The dos and don’ts for a successful RTI application

Want to use the powerful Right to Information Act to get some answers? Make sure you don't make these common mistakes that many citizens do, leading to their application being returned without the information sought.

Information is an asset. Before the Right To Information (RTI) Act enacted in 2005, information was limited and often, important public data remained within the access of a select few only. The state of affairs in India has changed undoubtedly after the RTI act, with citizens filing petitions, but there is still a lack of awareness that has limited its adoption. Even now, many civic activists follow the conventional procedure of visiting the government offices for information, when it could be done through a simple application. 

There are others who complain that getting the relevant information from a government department through the RTI is next to impossible. While there may be a host of reasons for this, it improves the chances of the petitioner if the application itself is done following certain basic rules.

The biggest challenge for a lay citizen is often to file an RTI in the correct format, by mentioning appropriate sections and addressing it to the concerned public authority.  This article lists the common mistakes that citizens make while filing RTI applications and explains the correct way to go about it.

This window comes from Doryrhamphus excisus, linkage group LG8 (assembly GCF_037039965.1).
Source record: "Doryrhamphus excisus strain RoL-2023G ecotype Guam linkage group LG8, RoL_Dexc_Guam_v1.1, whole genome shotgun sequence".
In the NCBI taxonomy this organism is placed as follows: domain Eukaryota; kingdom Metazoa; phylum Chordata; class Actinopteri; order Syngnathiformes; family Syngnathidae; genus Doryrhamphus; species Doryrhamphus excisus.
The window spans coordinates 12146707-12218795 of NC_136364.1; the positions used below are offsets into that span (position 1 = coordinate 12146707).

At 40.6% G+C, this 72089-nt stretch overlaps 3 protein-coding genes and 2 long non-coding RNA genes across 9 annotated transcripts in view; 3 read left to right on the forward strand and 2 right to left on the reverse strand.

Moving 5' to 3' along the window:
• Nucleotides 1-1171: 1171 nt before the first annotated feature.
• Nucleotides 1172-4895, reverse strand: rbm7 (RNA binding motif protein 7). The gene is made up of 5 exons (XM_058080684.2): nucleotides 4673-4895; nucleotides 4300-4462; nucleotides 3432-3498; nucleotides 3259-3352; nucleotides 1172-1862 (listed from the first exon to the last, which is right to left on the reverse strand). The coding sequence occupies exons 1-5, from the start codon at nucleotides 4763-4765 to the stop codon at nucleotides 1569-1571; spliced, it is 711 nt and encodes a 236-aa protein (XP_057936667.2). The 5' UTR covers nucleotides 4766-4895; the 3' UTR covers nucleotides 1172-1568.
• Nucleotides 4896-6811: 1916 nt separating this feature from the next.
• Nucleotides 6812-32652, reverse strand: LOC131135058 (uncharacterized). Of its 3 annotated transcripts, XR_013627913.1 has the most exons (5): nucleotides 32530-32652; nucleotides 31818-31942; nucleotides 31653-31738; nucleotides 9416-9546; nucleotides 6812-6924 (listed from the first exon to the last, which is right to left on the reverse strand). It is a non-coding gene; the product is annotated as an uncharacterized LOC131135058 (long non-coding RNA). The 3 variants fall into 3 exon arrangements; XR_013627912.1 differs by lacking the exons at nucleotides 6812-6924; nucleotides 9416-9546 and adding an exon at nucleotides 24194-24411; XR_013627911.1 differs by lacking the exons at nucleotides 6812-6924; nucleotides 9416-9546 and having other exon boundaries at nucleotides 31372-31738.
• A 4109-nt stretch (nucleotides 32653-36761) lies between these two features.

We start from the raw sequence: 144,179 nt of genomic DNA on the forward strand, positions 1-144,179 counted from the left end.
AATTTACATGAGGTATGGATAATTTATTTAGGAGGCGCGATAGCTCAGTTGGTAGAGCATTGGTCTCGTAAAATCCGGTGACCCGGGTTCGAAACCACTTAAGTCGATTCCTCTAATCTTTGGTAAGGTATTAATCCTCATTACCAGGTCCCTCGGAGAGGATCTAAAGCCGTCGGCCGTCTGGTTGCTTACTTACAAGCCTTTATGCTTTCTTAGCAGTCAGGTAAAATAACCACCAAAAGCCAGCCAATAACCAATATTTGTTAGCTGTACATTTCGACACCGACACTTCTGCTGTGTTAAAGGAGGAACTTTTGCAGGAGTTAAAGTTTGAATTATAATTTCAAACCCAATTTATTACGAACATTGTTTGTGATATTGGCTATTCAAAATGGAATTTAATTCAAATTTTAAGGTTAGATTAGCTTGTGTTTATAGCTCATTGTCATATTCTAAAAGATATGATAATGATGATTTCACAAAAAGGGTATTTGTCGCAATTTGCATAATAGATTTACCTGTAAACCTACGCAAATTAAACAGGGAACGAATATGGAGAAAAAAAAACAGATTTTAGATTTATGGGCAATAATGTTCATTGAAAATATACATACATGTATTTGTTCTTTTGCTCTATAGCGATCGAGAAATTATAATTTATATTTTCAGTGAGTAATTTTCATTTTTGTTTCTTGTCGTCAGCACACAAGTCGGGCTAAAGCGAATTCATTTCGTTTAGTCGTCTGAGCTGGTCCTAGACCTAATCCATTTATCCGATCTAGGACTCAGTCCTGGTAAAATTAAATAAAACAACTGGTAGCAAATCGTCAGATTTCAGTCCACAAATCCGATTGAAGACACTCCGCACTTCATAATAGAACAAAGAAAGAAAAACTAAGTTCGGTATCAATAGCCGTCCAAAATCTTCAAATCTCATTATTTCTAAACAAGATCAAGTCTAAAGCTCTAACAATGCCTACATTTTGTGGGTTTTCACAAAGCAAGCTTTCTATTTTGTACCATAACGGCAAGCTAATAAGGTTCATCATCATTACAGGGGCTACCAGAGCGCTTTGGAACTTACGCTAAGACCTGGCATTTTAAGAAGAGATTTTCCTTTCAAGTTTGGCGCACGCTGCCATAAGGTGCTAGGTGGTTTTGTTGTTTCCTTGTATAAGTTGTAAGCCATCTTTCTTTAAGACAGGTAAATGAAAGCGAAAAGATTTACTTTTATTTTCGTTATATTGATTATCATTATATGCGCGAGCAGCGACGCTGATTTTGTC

How do I identify the relevant public authority to approach?

A simple Google search will help you identify the parent department, to which the petition has to be sent.

For example, if you intend to file an application to get data pertaining to air quality in your city, do a basic search on “Which department is in-charge of air quality in Tamil Nadu?” Once the department is known (in this example, it would be the Tamil Nadu Pollution Control Board), read about their roles and responsibilities.

It is always recommended that you mention Section 6(3) of the RTI act in your application (see sample below); this section requires the Public Information Officer (PIO) to transfer the petition to the appropriate government office in case it has not been addressed to him.

For example, an RTI petition filed by this reporter with the Chennai office of the Tamil Nadu Pollution Control Board (TNPCB) regarding the Sterlite Copper Smelter Plant in Thoothukudi was transferred to Thoothukudi, only because it mentioned the section at the end.

The PIO has no onus to transfer the application and can turn it down, if this section is not mentioned. 

A sample RTI application

What is the fee for seeking information from the public authorities?

The applicant should send a demand draft or a banker’s cheque or an Indian Postal Order of Rs 10, along with the application, as fees prescribed for seeking information. The payment of fee can also be made by way of cash to the Accounts Officer of the public authority or to the Assistant Public Information Officer against proper receipt.

A BPL (below poverty line) applicant doesn’t have to pay the fee, but should submit documents supporting his claim to that category.

How do I draft the questions?

Be specific about the questions you ask. It is common to go wrong in framing questions — keeping them too generic or hazy — which helps the authorities to deny information.

There is no point in asking the questions, that cannot be answered by PIOs. For example,